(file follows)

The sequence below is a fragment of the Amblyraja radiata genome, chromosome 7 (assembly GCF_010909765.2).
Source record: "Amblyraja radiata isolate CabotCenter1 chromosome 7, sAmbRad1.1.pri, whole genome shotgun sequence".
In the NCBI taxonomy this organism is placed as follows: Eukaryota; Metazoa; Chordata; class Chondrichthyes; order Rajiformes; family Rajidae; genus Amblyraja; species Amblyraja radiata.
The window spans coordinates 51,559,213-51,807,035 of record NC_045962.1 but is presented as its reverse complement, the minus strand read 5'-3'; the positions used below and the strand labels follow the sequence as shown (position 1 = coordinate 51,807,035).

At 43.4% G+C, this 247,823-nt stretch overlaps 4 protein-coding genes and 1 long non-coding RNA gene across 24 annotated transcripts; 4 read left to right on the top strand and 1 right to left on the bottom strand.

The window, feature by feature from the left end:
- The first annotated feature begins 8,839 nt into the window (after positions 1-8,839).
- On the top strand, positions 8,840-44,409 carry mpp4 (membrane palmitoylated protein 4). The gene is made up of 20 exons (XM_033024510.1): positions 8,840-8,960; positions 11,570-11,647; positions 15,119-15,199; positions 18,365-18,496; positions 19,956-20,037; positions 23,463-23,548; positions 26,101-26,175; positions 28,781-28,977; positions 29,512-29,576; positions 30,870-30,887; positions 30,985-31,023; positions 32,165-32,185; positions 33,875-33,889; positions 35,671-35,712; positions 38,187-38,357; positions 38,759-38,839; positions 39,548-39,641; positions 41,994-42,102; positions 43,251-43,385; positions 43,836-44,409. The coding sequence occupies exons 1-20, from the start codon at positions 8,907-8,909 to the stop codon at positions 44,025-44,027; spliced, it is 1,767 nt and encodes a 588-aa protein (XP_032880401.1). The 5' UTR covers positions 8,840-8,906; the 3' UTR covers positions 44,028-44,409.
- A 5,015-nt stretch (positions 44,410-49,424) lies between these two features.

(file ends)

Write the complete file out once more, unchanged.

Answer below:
The sequence below is a fragment of the Amblyraja radiata genome, chromosome 7 (assembly GCF_010909765.2).
Source record: "Amblyraja radiata isolate CabotCenter1 chromosome 7, sAmbRad1.1.pri, whole genome shotgun sequence".
In the NCBI taxonomy this organism is placed as follows: Eukaryota; Metazoa; Chordata; class Chondrichthyes; order Rajiformes; family Rajidae; genus Amblyraja; species Amblyraja radiata.
The window spans coordinates 51,559,213-51,807,035 of record NC_045962.1 but is presented as its reverse complement, the minus strand read 5'-3'; the positions used below and the strand labels follow the sequence as shown (position 1 = coordinate 51,807,035).

At 43.4% G+C, this 247,823-nt stretch overlaps 4 protein-coding genes and 1 long non-coding RNA gene across 24 annotated transcripts; 4 read left to right on the top strand and 1 right to left on the bottom strand.

The window, feature by feature from the left end:
- The first annotated feature begins 8,839 nt into the window (after positions 1-8,839).
- On the top strand, positions 8,840-44,409 carry mpp4 (membrane palmitoylated protein 4). The gene is made up of 20 exons (XM_033024510.1): positions 8,840-8,960; positions 11,570-11,647; positions 15,119-15,199; positions 18,365-18,496; positions 19,956-20,037; positions 23,463-23,548; positions 26,101-26,175; positions 28,781-28,977; positions 29,512-29,576; positions 30,870-30,887; positions 30,985-31,023; positions 32,165-32,185; positions 33,875-33,889; positions 35,671-35,712; positions 38,187-38,357; positions 38,759-38,839; positions 39,548-39,641; positions 41,994-42,102; positions 43,251-43,385; positions 43,836-44,409. The coding sequence occupies exons 1-20, from the start codon at positions 8,907-8,909 to the stop codon at positions 44,025-44,027; spliced, it is 1,767 nt and encodes a 588-aa protein (XP_032880401.1). The 5' UTR covers positions 8,840-8,906; the 3' UTR covers positions 44,028-44,409.
- A 5,015-nt stretch (positions 44,410-49,424) lies between these two features.